The Replacements Rock Homecoming Concert at Minnesota Stadium

The Replacements, Coachella 2014

Tommy Stinson and Paul Westerberg of The Replacements perform onstage during day 1 of the 2014 Coachella Valley Music & Arts Festival at the Empire Polo Club on April 11, 2014 in Indio, California

The Replacements played 31 songs at its first hometown appearance in 23.

The Replacements took the stage Saturday (Sept. 13) night at Midway Stadium in St. Paul, Minn., clad in identical matching plaid suits, as the final notes of “Surfin’ Bird” by the Trashmen faded out.

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Bowing briefly and waving at the crowd, the Replacements kicked off the evening -- the band’s first headlining gig since its 2012 reunion, and first hometown appearance in 23 years -- with “Favorite Thing” from 1984’s Let It Be. It was the first of a 31-song set list spanning the legendary Minnesota band’s career.

While the Replacements had a reputation back in the day for unpredictable performances consisting of half-finished covers and drunken renditions of their own material, Saturday was all business in the best possible way, with the group delivering an absolutely stellar performance from start to finish, on a day officially proclaimed earlier in the evening by the Mayor of St. Paul as “Replacements Day.”

On this reunion outing, original members Paul Westerberg and Tommy Stinson have been accompanied by associates Josh Freese (the Vandals, Nine Inch Nails, A Perfect Circle) and Dave Minehan (Westerberg solo, the Neighborhoods). They led the capacity crowd through ballads, covers, out-and-out rockers and raucous sing-a-longs.

“Tommy Got His Tonsils Out” would segue into Jimi Hendrix’s “Third Stone From The Sun.” “Take Me Down to the Hospital” from 1983’s Hootenanny was followed by a brief cover of “I Want You Back” by the Jackson Five. “Love You Till Friday” (Sorry, Ma, Forgot to Take Out the Trash) careened into Chuck Berry’s “Maybelline” -- and then out of it, and then back into it once again.

True to their reputation, there were fits and songs that ended more abruptly than planned. At the end of “I’ll Be You,” Westerberg would note that they had sound-checked that song, only for Stinson to add, “We played every chord but that last one.” But these glitches were the exceptions rather than the rule, and the band was focused and determined for the majority of the performance.

While it wouldn’t be a Replacements show without a healthy dose of self-deprecation throughout, none of the joking could overshadow what was a phenomenal outing for the band -- at home in front of friends, family and the fans who gave them their start. Westerberg was in excellent voice and his guitar work was strong and on point. Stinson was always a showman, even at age 13 during the band’s early years, and his time with Guns N’ Roses has only solidified his chops, and he would be the one affectionately giving Westerberg his cues all night.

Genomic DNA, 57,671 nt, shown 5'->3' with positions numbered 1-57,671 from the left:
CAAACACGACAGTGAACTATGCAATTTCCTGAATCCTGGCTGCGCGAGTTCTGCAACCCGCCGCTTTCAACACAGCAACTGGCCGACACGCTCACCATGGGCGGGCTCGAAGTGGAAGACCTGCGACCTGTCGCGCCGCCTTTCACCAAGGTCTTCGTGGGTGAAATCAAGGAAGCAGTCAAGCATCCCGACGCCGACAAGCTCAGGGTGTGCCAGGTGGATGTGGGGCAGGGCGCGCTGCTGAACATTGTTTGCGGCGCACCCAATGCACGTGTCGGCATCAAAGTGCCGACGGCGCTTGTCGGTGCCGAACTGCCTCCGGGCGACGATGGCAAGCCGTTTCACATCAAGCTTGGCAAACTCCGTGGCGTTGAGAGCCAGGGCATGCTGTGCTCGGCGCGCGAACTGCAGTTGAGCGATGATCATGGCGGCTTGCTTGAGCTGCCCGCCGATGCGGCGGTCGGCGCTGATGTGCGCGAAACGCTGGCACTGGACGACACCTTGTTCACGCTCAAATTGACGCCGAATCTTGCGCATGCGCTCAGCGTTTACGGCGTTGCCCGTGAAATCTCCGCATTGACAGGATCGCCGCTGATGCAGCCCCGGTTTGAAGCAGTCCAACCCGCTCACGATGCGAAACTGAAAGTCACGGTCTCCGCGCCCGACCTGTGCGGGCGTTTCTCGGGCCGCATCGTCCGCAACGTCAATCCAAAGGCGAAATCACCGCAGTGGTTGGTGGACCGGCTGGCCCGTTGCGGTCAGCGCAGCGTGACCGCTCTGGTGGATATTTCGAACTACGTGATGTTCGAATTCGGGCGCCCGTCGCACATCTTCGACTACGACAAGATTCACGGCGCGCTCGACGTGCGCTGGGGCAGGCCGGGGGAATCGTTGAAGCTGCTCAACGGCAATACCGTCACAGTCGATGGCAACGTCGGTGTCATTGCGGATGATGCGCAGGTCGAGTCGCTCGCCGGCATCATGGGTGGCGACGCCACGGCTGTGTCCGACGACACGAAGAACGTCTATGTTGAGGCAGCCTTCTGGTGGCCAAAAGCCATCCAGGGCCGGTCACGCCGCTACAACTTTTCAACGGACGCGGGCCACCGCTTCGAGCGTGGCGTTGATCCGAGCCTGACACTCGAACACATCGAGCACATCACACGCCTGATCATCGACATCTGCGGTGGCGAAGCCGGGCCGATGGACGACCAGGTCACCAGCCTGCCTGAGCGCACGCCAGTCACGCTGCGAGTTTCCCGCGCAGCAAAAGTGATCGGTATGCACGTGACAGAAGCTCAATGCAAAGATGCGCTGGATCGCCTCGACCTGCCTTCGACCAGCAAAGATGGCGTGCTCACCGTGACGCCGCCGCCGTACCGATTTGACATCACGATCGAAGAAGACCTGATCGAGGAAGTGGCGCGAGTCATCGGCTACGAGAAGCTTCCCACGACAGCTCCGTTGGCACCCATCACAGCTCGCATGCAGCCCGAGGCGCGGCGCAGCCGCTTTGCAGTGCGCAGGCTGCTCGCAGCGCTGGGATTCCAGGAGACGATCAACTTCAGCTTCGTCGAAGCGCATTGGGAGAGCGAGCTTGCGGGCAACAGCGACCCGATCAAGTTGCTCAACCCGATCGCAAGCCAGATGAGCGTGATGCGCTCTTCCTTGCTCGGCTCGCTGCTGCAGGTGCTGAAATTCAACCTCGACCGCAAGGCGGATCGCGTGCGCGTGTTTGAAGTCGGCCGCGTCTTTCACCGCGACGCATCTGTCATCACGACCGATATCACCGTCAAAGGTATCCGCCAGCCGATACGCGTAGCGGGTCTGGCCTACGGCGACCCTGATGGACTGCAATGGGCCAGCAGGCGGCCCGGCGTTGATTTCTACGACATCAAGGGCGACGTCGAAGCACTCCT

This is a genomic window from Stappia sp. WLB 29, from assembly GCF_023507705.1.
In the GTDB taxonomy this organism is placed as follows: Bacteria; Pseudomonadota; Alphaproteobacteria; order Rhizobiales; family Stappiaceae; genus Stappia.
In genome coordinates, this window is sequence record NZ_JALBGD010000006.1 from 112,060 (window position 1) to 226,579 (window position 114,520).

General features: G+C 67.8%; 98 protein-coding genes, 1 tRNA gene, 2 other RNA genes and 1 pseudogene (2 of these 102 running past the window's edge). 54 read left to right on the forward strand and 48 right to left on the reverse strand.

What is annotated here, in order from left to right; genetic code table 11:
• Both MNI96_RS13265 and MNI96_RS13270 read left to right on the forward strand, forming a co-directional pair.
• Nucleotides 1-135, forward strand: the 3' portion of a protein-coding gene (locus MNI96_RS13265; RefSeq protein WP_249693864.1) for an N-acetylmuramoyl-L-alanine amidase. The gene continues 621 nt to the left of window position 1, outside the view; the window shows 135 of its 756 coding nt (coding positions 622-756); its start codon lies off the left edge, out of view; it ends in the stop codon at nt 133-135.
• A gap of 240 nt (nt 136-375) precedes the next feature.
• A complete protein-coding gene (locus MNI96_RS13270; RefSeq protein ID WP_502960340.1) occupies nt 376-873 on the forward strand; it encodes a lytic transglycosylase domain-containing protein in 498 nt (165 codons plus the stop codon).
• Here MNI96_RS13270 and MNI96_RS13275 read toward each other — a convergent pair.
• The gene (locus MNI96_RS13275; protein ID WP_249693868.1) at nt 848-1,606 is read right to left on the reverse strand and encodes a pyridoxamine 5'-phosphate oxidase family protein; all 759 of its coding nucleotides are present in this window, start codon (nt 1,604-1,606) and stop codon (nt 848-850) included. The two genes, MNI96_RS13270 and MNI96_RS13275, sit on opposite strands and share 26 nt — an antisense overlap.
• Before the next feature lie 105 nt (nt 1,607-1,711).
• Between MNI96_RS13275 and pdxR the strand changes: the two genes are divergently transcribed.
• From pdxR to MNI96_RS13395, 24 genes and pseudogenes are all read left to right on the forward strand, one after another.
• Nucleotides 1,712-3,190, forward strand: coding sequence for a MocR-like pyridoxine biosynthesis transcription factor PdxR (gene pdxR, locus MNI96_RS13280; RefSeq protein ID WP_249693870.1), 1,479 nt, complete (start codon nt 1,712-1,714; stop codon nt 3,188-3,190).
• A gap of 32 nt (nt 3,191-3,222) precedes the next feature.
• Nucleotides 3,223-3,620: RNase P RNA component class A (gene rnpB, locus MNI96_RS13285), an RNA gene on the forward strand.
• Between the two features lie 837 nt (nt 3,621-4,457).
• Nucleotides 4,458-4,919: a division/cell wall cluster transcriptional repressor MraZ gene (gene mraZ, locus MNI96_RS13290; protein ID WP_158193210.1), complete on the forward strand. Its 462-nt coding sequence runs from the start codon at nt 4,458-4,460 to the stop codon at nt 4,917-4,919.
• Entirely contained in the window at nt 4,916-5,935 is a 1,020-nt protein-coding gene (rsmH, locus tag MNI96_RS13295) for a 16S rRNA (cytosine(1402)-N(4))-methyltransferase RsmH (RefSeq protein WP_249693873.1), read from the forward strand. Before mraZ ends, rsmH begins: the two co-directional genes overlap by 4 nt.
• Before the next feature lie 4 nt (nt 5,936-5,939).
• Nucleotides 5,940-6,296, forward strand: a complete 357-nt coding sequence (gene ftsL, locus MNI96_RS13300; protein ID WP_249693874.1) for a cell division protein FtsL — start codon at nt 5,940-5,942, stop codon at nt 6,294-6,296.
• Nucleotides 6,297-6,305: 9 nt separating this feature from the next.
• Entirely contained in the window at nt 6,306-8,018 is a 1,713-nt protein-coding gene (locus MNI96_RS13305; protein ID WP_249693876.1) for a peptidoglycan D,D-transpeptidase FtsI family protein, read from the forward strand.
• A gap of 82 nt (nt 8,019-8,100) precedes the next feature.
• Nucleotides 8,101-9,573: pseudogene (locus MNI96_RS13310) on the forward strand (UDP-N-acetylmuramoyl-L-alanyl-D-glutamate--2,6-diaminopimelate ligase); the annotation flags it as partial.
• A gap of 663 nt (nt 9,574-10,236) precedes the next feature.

Drumme Freese shares the same essence as original drummer Chris Mars (who declined to be part of the reunion outing), in that he is always solid and on, interpreting Mars but also getting the important bits -- like the syncopation in “Kiss Me on the Bus” -- just right. And guitarist Minehan is the perfect guitar foil for Westerberg, who can pick up anything the frontman throws at him, play every other note, lead or classic run, and hit the horn licks in “Can’t Hardly Wait.” Both Freese and Minehan play the material with care and respect, and every single member of the band had huge smiles on their faces all night.

Earlier in the evening, Memphis’ Lucero and Minneapolis neighbors the Hold Steady opened the show with strong sets notable for high energy and obvious fanboy-style affection. Ben Nichols of Lucero greeted the crowd, saying, “The Hold Steady and the Replacements? We’re just glad they let us join the party.”

Craig Finn of the Hold Steady would introduce his band by, saying, “I’ll spare you the hysterics but for a guy who grew up here this is literally a dream come true,” and after the band’s last song (“Southtown Girls”), announced with a large grin, clearly pleased to be able to say, for the first time in his career, “The Replacements are next.”